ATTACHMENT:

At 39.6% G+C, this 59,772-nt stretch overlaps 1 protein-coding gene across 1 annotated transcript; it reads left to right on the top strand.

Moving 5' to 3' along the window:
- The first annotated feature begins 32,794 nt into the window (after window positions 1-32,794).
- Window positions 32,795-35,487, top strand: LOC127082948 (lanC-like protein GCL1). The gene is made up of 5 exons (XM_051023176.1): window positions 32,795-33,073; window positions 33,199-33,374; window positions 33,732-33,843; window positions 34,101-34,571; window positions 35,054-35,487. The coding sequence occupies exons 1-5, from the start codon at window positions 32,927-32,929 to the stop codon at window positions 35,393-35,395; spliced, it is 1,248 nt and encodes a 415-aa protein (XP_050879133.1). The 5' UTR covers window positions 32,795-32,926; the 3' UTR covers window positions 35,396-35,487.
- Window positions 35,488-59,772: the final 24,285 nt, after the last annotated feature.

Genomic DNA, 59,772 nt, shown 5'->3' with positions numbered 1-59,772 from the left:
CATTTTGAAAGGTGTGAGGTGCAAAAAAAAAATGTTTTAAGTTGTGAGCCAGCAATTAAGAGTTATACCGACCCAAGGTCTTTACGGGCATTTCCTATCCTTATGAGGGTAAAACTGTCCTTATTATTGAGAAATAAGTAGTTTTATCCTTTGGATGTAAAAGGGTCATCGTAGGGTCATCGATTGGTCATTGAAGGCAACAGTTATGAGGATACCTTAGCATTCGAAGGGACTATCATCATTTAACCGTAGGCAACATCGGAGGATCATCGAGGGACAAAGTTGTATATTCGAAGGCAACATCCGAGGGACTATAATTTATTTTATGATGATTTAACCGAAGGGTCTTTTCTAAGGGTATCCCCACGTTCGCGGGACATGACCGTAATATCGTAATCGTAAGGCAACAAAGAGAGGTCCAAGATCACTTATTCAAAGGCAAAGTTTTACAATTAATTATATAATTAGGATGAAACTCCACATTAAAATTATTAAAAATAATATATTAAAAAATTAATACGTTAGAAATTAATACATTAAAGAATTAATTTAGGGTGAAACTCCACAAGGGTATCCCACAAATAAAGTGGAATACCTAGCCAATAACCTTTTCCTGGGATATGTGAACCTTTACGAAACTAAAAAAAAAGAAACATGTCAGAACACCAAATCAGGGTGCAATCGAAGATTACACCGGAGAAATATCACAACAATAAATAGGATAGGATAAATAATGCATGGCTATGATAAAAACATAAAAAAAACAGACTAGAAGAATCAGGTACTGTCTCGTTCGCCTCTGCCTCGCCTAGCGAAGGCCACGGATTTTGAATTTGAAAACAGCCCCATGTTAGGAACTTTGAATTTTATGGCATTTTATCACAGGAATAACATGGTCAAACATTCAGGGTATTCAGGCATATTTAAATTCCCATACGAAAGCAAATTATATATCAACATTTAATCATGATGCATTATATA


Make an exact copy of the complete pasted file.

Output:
At 39.6% G+C, this 59,772-nt stretch overlaps 1 protein-coding gene across 1 annotated transcript; it reads left to right on the top strand.

Moving 5' to 3' along the window:
- The first annotated feature begins 32,794 nt into the window (after window positions 1-32,794).
- Window positions 32,795-35,487, top strand: LOC127082948 (lanC-like protein GCL1). The gene is made up of 5 exons (XM_051023176.1): window positions 32,795-33,073; window positions 33,199-33,374; window positions 33,732-33,843; window positions 34,101-34,571; window positions 35,054-35,487. The coding sequence occupies exons 1-5, from the start codon at window positions 32,927-32,929 to the stop codon at window positions 35,393-35,395; spliced, it is 1,248 nt and encodes a 415-aa protein (XP_050879133.1). The 5' UTR covers window positions 32,795-32,926; the 3' UTR covers window positions 35,396-35,487.
- Window positions 35,488-59,772: the final 24,285 nt, after the last annotated feature.

Genomic DNA, 59,772 nt, shown 5'->3' with positions numbered 1-59,772 from the left:
CATTTTGAAAGGTGTGAGGTGCAAAAAAAAAATGTTTTAAGTTGTGAGCCAGCAATTAAGAGTTATACCGACCCAAGGTCTTTACGGGCATTTCCTATCCTTATGAGGGTAAAACTGTCCTTATTATTGAGAAATAAGTAGTTTTATCCTTTGGATGTAAAAGGGTCATCGTAGGGTCATCGATTGGTCATTGAAGGCAACAGTTATGAGGATACCTTAGCATTCGAAGGGACTATCATCATTTAACCGTAGGCAACATCGGAGGATCATCGAGGGACAAAGTTGTATATTCGAAGGCAACATCCGAGGGACTATAATTTATTTTATGATGATTTAACCGAAGGGTCTTTTCTAAGGGTATCCCCACGTTCGCGGGACATGACCGTAATATCGTAATCGTAAGGCAACAAAGAGAGGTCCAAGATCACTTATTCAAAGGCAAAGTTTTACAATTAATTATATAATTAGGATGAAACTCCACATTAAAATTATTAAAAATAATATATTAAAAAATTAATACGTTAGAAATTAATACATTAAAGAATTAATTTAGGGTGAAACTCCACAAGGGTATCCCACAAATAAAGTGGAATACCTAGCCAATAACCTTTTCCTGGGATATGTGAACCTTTACGAAACTAAAAAAAAAGAAACATGTCAGAACACCAAATCAGGGTGCAATCGAAGATTACACCGGAGAAATATCACAACAATAAATAGGATAGGATAAATAATGCATGGCTATGATAAAAACATAAAAAAAACAGACTAGAAGAATCAGGTACTGTCTCGTTCGCCTCTGCCTCGCCTAGCGAAGGCCACGGATTTTGAATTTGAAAACAGCCCCATGTTAGGAACTTTGAATTTTATGGCATTTTATCACAGGAATAACATGGTCAAACATTCAGGGTATTCAGGCATATTTAAATTCCCATACGAAAGCAAATTATATATCAACATTTAATCATGATGCATTATATA